CFS Donor Learning Trip Series: Empowering ageing well at Yong-en Care Centre
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CFS Donor Learning Trip Series: Empowering ageing well at Yong-en Care Centre

John Doe
John Doe
Charitable Business professionals standing before a screen.

This initiative is part of CFS’s Donor Learning Trips, a series of engagement opportunities that enable donors to personally connect with charities and gain insights into how they support communities in need.

Several seniors were playing a game. Seated in pairs, they were passing a large ball around. The challenge? Don’t drop the ball! There was laughter and cheers as the ball wobbled from one pair to another. This is one of many therapeutic activities at Dementia Day Care, a keystone service by registered charity 
Yong-en Care Centre.

Yong-en Care Centre’s Dementia Day Care is a lifeline for 31 seniors – all with moderate to advanced dementia – and their overwhelmed caregivers. The programme is funded by the generous donors of CFS.

In May 2023, 11 donors from 7 donor-advised funds (DAFs) took the time to join our first Donor Learning Trip this year, to Yong-en Care Centre, to meet with the charity and discover how it cares for the vulnerable elderly. Ageing Well is one of CFS’s five focal areas for grantmaking, where we curate programmes that enable our senior generation to remain active and purposeful for a better quality of life in their golden years.

Yong-en Care Centre began 27 years ago serving the destitute elderly in Chinatown. It has since expanded its outreach to the Chin Swee, Outram and Bukit Merah areas. Its services have also gone beyond food security and befriending to a full suite of support for low-income families, single mothers, home nursing care, dementia, and active ageing. It is an under-the-radar charity that is quietly and steadily making an outsized impact.

During the visit, donors learnt how music therapy is being embedded into dementia care, as well as the support and workshops offered to caregivers, many of whom are also old. The Dementia Day Care runs daily activities that engage the beneficiaries’ cognitive functions and improve their motor skills, including the pass-the-ball game witnessed by our donors. Such multi-sensory activities are specially curated to help persons with dementia manage their condition.

Donors also received updates on Home Care, another programme that receives grants from CFS donors. Yong-en Care Centre is one of the 24 home care service providers in Singapore and its nurses visit homebound seniors to provide personalised medical care.

Yong-en Care Centre is rapidly expanding its dementia care services and introducing more active ageing programmes. It is also collaborating with other community care providers to set up an integrated services hub for seniors and their caregivers at Chinatown Point. To accomplish these initiatives, the nonprofit relies on government grants and public donations. It does not use commercial fundraisers.

Through CFS, Yong-en Care Centre has managed to grow its donor base. “CFS connects us with donors who are truly aligned with our mission,” says Ms. Griselda Ong, director of Elderly Services at Yong-en Care Centre. In 2022, almost a third of funding (32.8%) for home care and 27.5% of funding for dementia day care came from CFS donors . “This support is significant as these critical services help the vulnerable age in place,” says Griselda.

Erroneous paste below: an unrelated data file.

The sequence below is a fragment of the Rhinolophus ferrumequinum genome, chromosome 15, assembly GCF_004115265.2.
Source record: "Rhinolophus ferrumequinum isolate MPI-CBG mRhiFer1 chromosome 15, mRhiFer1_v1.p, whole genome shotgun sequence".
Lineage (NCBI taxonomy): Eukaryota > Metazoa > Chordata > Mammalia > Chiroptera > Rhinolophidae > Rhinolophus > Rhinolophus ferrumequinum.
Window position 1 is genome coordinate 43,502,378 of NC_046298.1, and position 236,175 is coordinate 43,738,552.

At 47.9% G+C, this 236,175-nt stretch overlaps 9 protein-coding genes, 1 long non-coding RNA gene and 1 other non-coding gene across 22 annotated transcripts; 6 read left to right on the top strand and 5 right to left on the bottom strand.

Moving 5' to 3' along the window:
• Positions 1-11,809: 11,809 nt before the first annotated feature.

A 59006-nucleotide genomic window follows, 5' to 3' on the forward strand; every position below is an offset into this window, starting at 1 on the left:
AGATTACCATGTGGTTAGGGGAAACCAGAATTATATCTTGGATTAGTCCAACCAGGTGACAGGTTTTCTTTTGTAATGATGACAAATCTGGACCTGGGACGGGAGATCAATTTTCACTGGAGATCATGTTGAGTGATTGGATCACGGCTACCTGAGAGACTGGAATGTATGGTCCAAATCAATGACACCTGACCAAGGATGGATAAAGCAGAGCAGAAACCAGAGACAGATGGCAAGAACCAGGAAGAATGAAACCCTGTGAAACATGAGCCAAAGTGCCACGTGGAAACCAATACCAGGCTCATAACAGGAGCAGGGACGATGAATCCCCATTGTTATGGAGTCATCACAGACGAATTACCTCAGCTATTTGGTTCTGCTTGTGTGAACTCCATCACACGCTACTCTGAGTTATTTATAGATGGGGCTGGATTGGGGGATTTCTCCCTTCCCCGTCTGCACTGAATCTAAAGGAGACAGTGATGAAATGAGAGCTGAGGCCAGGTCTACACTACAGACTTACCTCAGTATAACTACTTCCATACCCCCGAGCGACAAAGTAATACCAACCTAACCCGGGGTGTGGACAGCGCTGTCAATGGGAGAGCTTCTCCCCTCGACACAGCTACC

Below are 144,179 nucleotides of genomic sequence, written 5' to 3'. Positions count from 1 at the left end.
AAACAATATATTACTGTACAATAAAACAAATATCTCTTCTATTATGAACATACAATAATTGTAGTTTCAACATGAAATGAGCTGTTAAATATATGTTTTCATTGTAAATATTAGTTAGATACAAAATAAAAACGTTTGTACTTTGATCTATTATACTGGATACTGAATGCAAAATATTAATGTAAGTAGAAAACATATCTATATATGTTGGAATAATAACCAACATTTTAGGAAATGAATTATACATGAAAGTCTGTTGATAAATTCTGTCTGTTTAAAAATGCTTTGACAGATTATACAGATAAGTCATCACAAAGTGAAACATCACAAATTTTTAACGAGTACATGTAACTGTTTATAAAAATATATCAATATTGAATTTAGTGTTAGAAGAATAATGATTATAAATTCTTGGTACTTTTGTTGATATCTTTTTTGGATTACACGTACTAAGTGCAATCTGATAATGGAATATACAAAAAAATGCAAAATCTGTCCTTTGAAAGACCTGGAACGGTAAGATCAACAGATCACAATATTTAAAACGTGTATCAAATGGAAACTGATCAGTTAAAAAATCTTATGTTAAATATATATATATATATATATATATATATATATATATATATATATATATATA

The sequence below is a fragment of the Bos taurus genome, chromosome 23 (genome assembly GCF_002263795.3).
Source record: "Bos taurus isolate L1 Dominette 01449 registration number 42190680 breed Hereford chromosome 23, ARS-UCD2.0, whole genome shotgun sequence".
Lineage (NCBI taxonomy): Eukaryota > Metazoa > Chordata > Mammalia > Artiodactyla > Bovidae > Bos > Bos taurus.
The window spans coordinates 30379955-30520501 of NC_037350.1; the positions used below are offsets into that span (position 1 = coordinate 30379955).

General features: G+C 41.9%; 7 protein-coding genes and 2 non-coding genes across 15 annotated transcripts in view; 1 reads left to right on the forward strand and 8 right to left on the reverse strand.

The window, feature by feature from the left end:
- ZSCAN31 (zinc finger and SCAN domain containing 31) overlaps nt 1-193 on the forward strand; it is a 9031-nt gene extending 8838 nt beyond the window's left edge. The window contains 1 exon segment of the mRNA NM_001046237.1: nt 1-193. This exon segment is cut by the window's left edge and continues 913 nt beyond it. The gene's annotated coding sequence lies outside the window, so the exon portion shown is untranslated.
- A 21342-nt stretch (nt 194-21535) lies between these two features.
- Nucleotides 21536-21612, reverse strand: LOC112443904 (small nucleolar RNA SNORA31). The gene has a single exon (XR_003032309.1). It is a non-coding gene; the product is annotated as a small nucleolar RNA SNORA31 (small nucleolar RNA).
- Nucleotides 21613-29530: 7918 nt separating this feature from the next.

“I have always been interested in supporting elder care,” says June Chia, a donor who set up a donor-advised fund (DAF) with CFS. “But there are many charities doing such work that I do not know of.” Through CFS, she learnt about Yong-en Care Centre.

June is inspired by Yong-en Care Centre’s impact on marginalised communities and its commitment to continuous progress. “I feel that my money is being well-utilised,” she shares. June appreciates CFS’s meticulous vetting of charities and our dedication to groundwork. Giving through a donor-advised fund (DAF) is also hassle-free, as CFS handles all the administrative work and provides regular updates on her fund.

I have always been interested in supporting elder care. But there are many charities doing such work that I do not know of. Through CFS, I learnt about Yong-en Care Centre and having seen first-hand what they are doing, I feel that my money is being well-utilised.

For Yong-en Care Centre, meeting donors face-to-face was a valuable opportunity to deepen their understanding of its unique care model and to engage with them on any questions they may have, says Griselda. In addition, it is also an opportunity to thank CFS donors who have been supporting the charity and build a lasting relationship with them.

CFS assists charities and their underprivileged communities by connecting them with donors who are seeking to support causes and crucial needs that resonate with them deeply.

To find out more about the causes we support, please visit

The competition was organised by City Harvest Community Services Association and received support from FUN! Fund, a Community Impact Fund jointly established by the Community Foundation of Singapore and the Agency for Integrated Care, with the aim of addressing social isolation among the elderly.

Senior Minister of State, Ministry of Communications and Information & Ministry of National Development Mr Tan Kiat How attended the event. He encouraged the elderly to stay physically and mentally well, as well as urging them to participate in community activities and enjoy their golden years together.

Learn more about FUN! Fund at


The programme provides the children with a non-threatening platform to connect with peers and have positive conversations. In addition, it exposes them to different people who can assist to broaden their perspectives.

L.S., a volunteer with the Reading Odyssey programme @ Spooner Road



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“最后一桶金”规划新现象 别让财富添乱使尽不留遗产